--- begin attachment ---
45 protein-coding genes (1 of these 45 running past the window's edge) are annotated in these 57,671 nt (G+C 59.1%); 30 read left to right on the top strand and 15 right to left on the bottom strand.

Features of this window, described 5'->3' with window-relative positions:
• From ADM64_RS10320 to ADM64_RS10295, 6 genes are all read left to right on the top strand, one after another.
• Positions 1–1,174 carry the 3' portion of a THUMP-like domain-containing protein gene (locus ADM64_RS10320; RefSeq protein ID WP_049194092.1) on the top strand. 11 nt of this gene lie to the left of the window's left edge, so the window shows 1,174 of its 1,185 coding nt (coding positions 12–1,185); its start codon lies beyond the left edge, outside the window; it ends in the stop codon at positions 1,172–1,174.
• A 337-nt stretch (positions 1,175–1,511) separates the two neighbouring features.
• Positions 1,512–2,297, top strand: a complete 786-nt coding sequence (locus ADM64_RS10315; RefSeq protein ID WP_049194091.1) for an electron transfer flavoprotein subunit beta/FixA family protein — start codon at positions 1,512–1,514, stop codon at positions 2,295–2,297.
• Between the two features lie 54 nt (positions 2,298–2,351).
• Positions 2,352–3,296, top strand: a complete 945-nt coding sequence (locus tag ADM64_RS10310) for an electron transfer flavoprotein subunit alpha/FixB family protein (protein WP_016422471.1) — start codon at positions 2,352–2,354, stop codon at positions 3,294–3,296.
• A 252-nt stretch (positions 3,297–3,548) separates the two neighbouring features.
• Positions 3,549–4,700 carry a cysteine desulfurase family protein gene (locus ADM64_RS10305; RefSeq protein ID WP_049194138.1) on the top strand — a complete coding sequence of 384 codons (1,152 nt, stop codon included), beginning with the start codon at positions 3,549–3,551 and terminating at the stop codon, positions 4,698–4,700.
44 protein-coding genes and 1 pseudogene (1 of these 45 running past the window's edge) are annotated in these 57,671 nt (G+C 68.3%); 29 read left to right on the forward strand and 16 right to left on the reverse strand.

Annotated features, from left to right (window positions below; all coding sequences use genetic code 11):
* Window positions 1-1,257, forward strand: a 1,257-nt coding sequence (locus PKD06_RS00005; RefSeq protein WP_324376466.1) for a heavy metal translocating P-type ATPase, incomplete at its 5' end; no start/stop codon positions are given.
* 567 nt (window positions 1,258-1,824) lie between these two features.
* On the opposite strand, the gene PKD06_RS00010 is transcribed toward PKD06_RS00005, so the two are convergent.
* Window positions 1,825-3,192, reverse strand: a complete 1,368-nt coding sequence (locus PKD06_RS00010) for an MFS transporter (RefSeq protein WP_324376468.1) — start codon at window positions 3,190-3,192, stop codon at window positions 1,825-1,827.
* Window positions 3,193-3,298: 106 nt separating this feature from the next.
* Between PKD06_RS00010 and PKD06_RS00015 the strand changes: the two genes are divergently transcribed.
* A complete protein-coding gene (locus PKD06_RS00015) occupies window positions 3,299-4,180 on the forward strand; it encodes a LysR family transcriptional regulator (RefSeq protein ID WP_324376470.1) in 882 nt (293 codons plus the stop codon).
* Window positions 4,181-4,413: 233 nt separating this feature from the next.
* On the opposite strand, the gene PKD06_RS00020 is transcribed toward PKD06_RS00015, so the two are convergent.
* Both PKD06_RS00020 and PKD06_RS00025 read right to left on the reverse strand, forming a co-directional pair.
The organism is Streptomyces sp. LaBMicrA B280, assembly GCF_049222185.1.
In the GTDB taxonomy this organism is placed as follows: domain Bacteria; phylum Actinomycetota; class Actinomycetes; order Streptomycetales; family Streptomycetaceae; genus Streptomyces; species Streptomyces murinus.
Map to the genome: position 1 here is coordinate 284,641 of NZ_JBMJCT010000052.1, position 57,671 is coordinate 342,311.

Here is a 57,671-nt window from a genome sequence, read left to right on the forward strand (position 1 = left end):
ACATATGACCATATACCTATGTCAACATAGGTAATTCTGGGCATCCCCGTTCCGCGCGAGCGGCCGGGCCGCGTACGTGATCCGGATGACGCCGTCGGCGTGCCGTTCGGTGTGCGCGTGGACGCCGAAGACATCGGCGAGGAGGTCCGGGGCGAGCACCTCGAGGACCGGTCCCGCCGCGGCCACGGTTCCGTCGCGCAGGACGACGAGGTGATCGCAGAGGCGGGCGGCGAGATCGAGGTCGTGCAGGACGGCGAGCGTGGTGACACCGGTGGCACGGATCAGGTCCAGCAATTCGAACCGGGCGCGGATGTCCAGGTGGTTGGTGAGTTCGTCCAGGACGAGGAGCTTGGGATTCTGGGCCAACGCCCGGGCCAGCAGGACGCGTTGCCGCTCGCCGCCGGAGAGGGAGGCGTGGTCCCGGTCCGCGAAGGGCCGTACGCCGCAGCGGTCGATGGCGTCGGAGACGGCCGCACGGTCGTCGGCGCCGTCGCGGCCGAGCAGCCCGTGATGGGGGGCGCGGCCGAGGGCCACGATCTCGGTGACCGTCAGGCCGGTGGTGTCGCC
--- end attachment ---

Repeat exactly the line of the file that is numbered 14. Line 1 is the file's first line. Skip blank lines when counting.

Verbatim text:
* 567 nt (window positions 1,258-1,824) lie between these two features.